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To Combat Female Genital Cutting In The U.S., We Need More Information

Female genital mutilation was criminalized in the U.S. more than 20 years ago, but the first major criminal prosecution related to the procedure is only unfolding now. Dr. Jumana Nagarwala will appear Tuesday in federal court in Michigan for a hearing related to her bail conditions. Seven additional defendants — including another doctor — have been charged with assisting Nagarwala, a U.S.-educated emergency physician, in a 12-year conspiracy to cut the genitals of prepubescent girls as part of a religious ritual.

The case is shedding light on a procedure that remains little understood in the U.S. — in part because we don’t know how widely it’s practiced. Female genital mutilation (also known as female genital cutting or female circumcision) is an umbrella term for the ritual, medically unnecessary excision of part or all of a girl’s external genitalia. It can refer to several different types of cuts, all which are associated with negative health consequences — including difficulty urinating, reduced sexual pleasure, serious infections and complications in childbirth — and it is recognized by international groups like the World Health Organization as a human rights violation. The practice is justified for a variety of reasons, including religion, cleanliness, preservation of virginity by reducing sexual desire or as rite of passage to womanhood.

Female genital cutting has been documented in communities across Africa, the Middle East and Asia, including among the Dawoodi Bohras, the Indian Shiite Muslim sect to which Nagarwala belongs. The WHO estimates that more than 200 million girls and women have undergone the practice in the places where it’s common, and more than 3 million girls are at risk of the procedure each year. But the global data on female genital mutilation is incomplete: There has been research on the practice in Africa, where it’s believed to be most common, since the late 1980s, but other countries like Indonesia have only recently begun to investigate it via surveys.

This is problematic for the U.S., which made the genital cutting of female minors illegal in 1996 but doesn’t conduct its own surveys on the procedure’s prevalence. Collecting the data is difficult, and the issue hasn’t historically been a public health priority in the U.S. Instead, government agencies like the Centers for Disease Control and Prevention rely on data collected abroad and immigration rates from countries where the practice is common to estimate the number of women and girls who may be at risk. The lack of data means that advocates and government agencies don’t know where prevention resources are needed, clinicians don’t know which patient populations are most at risk or which kinds of cutting are most prevalent, and the problem continues to be perceived as one that primarily affects other countries.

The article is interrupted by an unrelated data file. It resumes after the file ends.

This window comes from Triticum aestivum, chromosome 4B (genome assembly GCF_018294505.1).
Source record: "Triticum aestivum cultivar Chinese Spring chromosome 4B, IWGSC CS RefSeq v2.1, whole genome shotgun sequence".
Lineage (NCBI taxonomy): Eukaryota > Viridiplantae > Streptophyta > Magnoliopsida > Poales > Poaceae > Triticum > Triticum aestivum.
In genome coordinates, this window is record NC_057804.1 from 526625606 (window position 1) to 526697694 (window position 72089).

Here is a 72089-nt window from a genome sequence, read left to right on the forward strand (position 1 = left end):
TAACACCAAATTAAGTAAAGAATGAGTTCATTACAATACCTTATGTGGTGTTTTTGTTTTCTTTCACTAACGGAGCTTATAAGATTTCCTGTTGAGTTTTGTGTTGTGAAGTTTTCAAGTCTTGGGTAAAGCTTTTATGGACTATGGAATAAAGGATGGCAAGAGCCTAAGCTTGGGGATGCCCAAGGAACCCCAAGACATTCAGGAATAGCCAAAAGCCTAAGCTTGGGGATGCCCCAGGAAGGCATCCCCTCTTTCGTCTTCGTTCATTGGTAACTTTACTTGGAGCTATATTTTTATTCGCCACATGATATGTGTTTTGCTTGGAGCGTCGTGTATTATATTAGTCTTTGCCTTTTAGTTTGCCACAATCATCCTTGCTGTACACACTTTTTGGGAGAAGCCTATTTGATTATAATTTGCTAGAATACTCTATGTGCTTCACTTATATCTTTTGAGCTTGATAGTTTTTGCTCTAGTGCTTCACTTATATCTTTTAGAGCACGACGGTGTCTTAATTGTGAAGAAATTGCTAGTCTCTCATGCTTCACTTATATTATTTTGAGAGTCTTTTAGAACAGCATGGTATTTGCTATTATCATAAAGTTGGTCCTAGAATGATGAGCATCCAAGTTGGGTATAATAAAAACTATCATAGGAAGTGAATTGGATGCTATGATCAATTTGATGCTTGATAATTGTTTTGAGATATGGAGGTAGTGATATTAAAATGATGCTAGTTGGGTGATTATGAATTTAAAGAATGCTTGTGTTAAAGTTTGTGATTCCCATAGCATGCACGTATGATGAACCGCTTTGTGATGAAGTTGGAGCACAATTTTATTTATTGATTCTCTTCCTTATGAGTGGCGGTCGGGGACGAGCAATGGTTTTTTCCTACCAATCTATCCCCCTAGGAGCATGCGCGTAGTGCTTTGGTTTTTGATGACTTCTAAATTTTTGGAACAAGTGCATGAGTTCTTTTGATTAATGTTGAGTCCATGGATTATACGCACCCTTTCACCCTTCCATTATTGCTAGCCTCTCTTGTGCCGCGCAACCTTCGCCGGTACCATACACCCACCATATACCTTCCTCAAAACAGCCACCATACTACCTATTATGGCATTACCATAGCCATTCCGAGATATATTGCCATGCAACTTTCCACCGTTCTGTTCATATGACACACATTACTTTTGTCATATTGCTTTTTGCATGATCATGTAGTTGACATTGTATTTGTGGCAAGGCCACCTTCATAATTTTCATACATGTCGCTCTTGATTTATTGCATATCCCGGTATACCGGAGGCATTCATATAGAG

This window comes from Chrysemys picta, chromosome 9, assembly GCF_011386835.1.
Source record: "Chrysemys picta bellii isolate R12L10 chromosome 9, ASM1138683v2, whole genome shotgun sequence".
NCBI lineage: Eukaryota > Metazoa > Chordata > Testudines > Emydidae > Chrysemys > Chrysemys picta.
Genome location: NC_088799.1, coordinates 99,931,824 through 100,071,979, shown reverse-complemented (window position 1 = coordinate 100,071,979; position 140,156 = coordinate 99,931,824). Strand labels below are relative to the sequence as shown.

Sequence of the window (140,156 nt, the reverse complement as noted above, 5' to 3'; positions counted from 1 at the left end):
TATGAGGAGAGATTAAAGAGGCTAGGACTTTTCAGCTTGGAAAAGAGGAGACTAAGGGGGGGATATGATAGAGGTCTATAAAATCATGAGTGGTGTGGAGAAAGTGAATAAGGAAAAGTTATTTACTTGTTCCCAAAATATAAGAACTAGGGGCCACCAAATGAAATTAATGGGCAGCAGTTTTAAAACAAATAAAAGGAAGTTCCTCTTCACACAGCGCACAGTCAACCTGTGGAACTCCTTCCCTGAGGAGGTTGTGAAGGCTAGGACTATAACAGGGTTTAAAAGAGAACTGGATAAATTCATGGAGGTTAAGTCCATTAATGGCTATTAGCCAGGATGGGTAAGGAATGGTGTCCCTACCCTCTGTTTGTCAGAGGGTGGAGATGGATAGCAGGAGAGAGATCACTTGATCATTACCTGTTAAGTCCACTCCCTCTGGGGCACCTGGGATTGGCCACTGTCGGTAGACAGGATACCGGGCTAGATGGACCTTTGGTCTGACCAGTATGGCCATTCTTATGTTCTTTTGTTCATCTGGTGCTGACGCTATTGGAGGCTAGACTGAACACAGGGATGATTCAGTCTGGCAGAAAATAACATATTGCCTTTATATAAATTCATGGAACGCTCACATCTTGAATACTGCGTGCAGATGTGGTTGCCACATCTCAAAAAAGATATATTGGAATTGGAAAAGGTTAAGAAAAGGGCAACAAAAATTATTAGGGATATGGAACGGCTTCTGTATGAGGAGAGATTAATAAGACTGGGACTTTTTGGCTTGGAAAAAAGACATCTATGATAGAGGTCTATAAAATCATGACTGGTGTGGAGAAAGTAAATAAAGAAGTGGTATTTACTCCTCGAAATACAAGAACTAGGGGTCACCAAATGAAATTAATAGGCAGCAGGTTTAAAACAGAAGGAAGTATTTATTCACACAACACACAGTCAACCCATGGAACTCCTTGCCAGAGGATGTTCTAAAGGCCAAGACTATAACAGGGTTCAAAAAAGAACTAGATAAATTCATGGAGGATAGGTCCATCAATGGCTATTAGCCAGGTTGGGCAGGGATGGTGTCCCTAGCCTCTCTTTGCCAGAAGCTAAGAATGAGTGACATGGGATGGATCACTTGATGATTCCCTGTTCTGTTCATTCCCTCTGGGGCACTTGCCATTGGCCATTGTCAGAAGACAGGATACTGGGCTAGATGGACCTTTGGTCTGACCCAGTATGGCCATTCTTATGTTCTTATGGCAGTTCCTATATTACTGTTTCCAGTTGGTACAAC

The most recent U.S. estimate — which doesn’t even try to quantify the number of women and girls who have undergone the procedure — concluded that as of 2012, there were approximately 513,000 women and girls at risk of genital mutilation1 — more than three times higher than estimates from 1990. But that number should be taken with a big grain of salt, according to CDC epidemiologist Thomas Clark. For example, the data doesn’t account for immigrants from countries where female genital cutting isn’t studied or widely practiced. That means, for example, that the Dawoodi Bohra aren’t part of the estimate; even though female genital cutting appears to be widely practiced in their community, the Bohras make up a very small part of the Indian population, so India isn’t one of the countries in the estimate.

“You also can’t assume that people who come to the U.S. are a representative sample of their country of origin,” Clark said. That’s especially problematic for estimating rates of female genital cutting, since it’s not practiced uniformly within countries. It’s also possible, he said, that some immigrants abandon the procedure as they assimilate. Awareness that the practice is illegal in the U.S. may be an additional deterrent, although it’s also illegal in many African countries.